ʔuʔuʔaałuk has two fluent elders, tupaat and Maggie, and a number of adults and parents whose language efforts have gained them proficiencies ranging from advanced-beginner to beginner-intermediate. The more speakers at all levels you can have in the nest, the richer and louder the language will be spoken amongst the group for the children to listen and eventually start to speak. Our elders have been very willing to speak the language with us, and repeat the correct way to say things in a positive way. That allows us to get the speaking practice we all need without fear of “getting it wrong.” It has actually become an enjoyable experience to say something I know isn’t quite correct, and wait for tupaat or Maggie to give me a phrase that sounds so much better.
Everybody is Equal under the Elders
Once the nest begins, it is our Indigenous way that the most important people in the nest are the elders, and you, the founder(s) now belong to the secondarily most important group of people. That group is made up of people who are willing to trust in the immersion process, and to bring their children to the nest. Those with the courage to step forward now will become a very important part of the future speaking community. Honor them. Language shapes the way you think, so it is best to nurture an expanding community of learners with like-minds. Without them, you might have nobody to talk to in your language. Only crazy people talk to themselves all the time, right?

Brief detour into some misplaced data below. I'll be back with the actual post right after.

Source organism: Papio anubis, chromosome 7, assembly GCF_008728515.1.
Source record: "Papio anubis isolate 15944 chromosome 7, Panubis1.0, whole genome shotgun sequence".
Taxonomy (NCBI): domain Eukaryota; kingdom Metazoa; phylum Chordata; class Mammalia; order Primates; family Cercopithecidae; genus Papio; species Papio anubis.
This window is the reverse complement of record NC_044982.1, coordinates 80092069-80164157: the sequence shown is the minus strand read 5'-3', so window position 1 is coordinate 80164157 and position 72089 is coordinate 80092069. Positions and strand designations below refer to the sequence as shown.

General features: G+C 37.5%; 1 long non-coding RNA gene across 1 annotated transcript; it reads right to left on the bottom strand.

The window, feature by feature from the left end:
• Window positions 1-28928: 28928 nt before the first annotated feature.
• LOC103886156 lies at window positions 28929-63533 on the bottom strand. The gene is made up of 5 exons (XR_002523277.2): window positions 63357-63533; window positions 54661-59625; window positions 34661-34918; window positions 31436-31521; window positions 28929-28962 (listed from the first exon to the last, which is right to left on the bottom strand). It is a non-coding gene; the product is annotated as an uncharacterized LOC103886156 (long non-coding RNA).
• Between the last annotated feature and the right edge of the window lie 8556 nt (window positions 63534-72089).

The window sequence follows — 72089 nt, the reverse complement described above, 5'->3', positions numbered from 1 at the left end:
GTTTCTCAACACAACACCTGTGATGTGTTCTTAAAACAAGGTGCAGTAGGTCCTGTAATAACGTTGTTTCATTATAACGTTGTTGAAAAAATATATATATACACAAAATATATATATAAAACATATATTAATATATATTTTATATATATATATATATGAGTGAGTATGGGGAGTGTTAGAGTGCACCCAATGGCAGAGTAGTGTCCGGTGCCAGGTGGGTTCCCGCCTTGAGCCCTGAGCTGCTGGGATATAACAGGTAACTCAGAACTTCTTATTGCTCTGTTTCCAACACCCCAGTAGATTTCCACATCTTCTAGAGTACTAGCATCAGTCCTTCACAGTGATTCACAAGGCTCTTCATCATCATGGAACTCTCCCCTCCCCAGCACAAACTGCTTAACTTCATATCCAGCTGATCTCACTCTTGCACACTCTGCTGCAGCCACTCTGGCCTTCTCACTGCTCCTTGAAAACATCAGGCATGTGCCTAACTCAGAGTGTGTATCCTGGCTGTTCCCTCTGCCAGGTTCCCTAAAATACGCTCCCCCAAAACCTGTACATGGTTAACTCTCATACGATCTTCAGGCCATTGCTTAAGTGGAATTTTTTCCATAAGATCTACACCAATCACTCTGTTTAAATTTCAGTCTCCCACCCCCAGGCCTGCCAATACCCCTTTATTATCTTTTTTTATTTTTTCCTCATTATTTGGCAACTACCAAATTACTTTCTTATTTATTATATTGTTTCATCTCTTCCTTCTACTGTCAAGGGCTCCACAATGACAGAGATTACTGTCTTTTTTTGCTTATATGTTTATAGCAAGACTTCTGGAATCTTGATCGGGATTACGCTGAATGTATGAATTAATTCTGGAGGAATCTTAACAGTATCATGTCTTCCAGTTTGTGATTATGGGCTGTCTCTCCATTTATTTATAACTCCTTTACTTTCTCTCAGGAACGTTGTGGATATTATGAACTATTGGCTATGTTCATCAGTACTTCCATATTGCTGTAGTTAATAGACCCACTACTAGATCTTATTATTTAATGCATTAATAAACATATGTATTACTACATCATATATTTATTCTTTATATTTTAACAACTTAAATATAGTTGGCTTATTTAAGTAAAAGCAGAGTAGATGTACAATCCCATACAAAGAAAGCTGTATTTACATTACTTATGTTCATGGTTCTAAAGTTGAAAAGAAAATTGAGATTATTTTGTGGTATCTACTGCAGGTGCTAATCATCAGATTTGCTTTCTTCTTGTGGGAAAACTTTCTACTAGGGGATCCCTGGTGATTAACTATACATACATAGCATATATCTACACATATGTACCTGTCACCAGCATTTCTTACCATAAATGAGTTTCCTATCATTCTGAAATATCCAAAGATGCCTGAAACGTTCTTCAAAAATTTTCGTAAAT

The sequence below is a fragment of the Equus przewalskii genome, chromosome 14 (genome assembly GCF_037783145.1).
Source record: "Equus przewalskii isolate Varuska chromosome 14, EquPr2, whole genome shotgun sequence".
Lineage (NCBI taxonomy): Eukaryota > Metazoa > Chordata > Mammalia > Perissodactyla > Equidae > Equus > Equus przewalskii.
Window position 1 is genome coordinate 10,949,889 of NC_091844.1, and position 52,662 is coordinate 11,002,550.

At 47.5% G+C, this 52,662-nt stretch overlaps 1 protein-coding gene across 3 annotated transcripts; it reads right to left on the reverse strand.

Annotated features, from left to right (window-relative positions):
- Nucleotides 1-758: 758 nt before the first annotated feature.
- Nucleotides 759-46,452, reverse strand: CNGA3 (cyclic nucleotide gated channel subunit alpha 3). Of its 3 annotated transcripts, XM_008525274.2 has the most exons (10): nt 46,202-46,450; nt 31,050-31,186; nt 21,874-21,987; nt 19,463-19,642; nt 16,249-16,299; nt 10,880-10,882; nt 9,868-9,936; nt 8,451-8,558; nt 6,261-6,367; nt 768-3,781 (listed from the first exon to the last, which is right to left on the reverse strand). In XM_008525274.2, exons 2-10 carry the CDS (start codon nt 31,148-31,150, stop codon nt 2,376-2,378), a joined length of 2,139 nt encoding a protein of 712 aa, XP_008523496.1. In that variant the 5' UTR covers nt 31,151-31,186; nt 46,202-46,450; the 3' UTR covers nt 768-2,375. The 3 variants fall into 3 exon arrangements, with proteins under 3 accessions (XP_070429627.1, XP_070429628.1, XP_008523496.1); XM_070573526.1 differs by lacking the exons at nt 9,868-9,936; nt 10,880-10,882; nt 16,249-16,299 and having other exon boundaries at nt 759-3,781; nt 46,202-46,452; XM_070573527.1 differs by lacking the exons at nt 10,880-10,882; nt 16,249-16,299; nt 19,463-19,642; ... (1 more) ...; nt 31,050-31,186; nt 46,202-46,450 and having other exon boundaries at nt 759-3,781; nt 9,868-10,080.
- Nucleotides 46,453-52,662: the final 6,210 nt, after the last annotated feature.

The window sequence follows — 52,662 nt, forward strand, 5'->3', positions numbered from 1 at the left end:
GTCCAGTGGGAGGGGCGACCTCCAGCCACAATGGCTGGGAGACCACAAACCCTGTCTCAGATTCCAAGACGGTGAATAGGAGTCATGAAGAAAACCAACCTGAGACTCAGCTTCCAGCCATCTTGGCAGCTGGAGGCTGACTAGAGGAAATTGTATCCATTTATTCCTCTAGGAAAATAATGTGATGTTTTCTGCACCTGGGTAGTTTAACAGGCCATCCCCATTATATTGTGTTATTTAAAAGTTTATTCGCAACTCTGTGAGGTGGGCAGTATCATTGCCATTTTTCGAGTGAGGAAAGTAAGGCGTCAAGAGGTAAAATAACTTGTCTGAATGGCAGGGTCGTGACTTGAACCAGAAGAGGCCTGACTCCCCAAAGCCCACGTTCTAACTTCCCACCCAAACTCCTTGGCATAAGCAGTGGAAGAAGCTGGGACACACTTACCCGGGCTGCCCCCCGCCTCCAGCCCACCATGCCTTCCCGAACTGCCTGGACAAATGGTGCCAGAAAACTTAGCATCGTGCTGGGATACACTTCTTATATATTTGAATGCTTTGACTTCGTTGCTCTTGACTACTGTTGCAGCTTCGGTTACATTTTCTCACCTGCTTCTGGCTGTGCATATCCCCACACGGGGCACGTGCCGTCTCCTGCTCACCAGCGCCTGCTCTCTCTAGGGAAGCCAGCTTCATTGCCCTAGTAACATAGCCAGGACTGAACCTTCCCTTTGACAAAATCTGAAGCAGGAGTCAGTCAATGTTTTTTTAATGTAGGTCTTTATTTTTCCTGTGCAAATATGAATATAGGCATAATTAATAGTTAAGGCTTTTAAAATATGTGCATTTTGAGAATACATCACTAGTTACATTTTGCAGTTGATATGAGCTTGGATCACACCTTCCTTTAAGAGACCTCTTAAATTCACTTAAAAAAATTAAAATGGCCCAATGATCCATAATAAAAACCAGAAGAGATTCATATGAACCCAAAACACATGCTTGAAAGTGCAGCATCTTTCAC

Our day begins with coffee and a good prayer whose energy creates the foundation for the day’s work, trying to stay in the language. It can be a daunting task, even for fluent speakers, because they don’t usually have to speak all day long. English still creeps in, however, but we are aiming for zero English interruptions in the nest by the end of this first seven months. There are some very good days for language use, and there are some challenging days from time to time, when everyone feels like too much English is being used. There have been many days when I am astounded with how far we are all coming along in our language. There is a general opinion among us that we can reach our 100% immersion goal by March.